POM POKO (1994)
Studio Ghibli’s Isao Takahata made one of my top favorite animated films of all time: My Neighbors the Yamadas. This film, however... well, I was disappointed in it. A community of raccoons is about to be displaced by a housing development in Tokyo, and they must develop their innate abilities to transform shape in order to fight back, assimilate, or perish. I have a couple of complaints about the movie. It’s too full, maybe. There’s so much going on, and there are shifts in tone that don’t quite flow well. The racoons are drawn as real, naturalistic raccoons, but they are also cartoony characters, and even more cartoony characters. The movie tries to hard to be cute, and when it edges towards making a real political point, it retreats into that cuteness. The ecological message beats you into submission, though; at the very end, one character even addresses the audience and asks "What about the rabbits and badgers?" I don’t know, I found that distasteful. There’s so much going on here that a constant narration is needed (provided in the English version by Maurice La Marche), and it makes the film even busier. It just isn’t paced well, either. Every time they turned into real raccoons, I kept thinking how much more of an impact the film would have had with a simpler story and more naturalistic animation: Watership Down with raccoons, and maybe without dialogue or narration. The shot of a realistic raccoon getting hit by a car has much more impact than characters directly telling us how we should feel. There’s a sense of fairy tale that just never comes off. My final complaint: the testicles. They all have testicles, and they can use their, um, pouches (which extend out by many meters when they need to) to transform... So, basically we have a movie about raccoons using their ball sacs to defeat developers and (literally) fight police. It’s a real mess. My least favorite Studio Ghibli movie. ** stars.
FELLINI SATYRICON (1969)
I’ve never been able to stomach Fellini. Turns out I still can’t. * star.
WE DON’T LIVE HERE ANYMORE (2004)
Andre Dubus is a lot better in print than he is on the screen. Just like In the Bedroom, this takes something interesting and emotionally complex and just deadens it. Jesus, do people in their thirties have anything to worry about besides infidelity and existential angst? And does the answer always have to be as simple as family? Predictable, non-complex time-waster. Laura Dern is excellent, Mark Ruffalo is the same as he always is, Peter Krause is unnoticeable, and Naomi Watts, as always, sucks. ** stars.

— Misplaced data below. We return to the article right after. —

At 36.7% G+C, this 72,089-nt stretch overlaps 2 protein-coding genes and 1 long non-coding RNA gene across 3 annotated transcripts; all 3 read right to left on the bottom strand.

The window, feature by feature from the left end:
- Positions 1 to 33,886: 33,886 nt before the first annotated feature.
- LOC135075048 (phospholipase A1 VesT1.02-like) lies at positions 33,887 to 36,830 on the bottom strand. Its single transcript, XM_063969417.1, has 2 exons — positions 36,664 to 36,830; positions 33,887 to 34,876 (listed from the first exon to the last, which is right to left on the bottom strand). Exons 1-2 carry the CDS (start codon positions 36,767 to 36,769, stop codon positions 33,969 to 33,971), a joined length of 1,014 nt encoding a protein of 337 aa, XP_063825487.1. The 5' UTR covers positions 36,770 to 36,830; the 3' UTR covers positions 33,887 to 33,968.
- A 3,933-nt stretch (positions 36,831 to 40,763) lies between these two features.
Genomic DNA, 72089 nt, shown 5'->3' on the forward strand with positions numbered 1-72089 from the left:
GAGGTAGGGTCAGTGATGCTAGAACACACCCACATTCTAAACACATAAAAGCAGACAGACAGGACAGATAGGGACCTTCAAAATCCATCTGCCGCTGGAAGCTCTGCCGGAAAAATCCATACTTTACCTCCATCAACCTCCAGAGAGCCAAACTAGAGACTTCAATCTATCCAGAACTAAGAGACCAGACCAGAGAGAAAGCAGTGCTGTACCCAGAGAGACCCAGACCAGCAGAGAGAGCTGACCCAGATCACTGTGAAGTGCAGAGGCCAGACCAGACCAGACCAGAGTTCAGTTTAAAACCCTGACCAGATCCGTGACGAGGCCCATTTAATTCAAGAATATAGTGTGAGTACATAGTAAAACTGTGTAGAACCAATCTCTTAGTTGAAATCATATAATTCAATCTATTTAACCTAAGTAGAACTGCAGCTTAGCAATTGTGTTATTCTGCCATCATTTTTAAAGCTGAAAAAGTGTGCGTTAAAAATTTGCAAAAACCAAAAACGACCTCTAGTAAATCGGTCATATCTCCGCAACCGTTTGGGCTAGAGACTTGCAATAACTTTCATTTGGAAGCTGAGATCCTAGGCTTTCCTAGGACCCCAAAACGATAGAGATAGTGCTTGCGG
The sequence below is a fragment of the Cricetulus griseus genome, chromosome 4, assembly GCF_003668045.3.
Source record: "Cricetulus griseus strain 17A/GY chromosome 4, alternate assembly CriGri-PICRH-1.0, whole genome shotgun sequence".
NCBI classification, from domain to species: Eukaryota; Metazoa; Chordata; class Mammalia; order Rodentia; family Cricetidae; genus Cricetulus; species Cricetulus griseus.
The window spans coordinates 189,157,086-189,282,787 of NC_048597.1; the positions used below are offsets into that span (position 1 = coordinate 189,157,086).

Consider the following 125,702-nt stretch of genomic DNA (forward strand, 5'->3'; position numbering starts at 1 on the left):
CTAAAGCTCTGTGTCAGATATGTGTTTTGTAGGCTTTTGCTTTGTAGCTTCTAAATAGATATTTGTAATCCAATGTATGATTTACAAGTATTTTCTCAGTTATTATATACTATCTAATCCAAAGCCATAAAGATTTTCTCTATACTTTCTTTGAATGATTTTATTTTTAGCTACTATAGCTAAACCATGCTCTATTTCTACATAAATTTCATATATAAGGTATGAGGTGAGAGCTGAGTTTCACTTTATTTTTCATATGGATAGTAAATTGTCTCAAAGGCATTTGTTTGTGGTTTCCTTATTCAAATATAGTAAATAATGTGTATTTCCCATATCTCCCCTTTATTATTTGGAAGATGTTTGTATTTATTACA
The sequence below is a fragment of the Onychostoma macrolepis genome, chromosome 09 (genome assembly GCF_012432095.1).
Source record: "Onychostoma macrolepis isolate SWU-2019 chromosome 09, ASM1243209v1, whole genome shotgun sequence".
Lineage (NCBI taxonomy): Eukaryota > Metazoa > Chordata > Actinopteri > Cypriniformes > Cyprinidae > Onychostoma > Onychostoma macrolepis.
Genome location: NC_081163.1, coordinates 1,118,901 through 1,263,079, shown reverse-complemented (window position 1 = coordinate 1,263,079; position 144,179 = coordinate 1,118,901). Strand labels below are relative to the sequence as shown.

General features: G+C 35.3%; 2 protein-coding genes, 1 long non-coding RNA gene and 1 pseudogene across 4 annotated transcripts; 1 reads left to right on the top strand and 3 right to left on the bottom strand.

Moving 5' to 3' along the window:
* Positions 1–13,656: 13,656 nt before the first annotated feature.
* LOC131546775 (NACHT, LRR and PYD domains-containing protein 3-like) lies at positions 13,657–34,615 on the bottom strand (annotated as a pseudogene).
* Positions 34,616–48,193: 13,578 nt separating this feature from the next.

MRS. HARRIS (2006)
So lame I don’t even want to discuss it. * star.
WHICH WAY IS UP? (1977)
Richard Pryor stars as an orange-picker who accidentally gets mixed up in the labor movement and somehow has to balance three women in this so-so comedy. I love Richard Pryor, but I don’t find a lot of the comedies he made overly funny (I’ve never seen any of his movies with Gene Wilder, which I hear are great but have never made it to; maybe I should try those next). Pryor’s good in this one, but its attempts at having a message are heavy-handed and the scenes with his family aren’t particularly funny. His reactions are hysterical, though. **1/2 stars. Pryor plays two other roles.
Doubtless you've heard that Isaac Hayes will no longer be the voice of Chef on South Park. His official reason is that the show has "intolerance and bigotry towards religious beliefs of others." But the real reason for the move is that Hayes is a scientologist, and he was offended by the "Trapped in the Closet" episode that made fun of scientology (and pretty masterfully, too, since all they needed to do was animate their beliefs with the subtitle "this is what scientologists actually believe" running under it; scientology is ridiculous enough on its own).
Matt Stone said this: "This is 100 percent having to do with his faith of scientology. He has no problem--and he's cashed plenty of checks--with our show making fun of Christians." And Jews and Muslims, too. In the past nine years, South Park has taken a lot of shots at organized religion, and for Isaac Hayes to cry intolerance now is pretty fucking short-sighted. And disingenuous.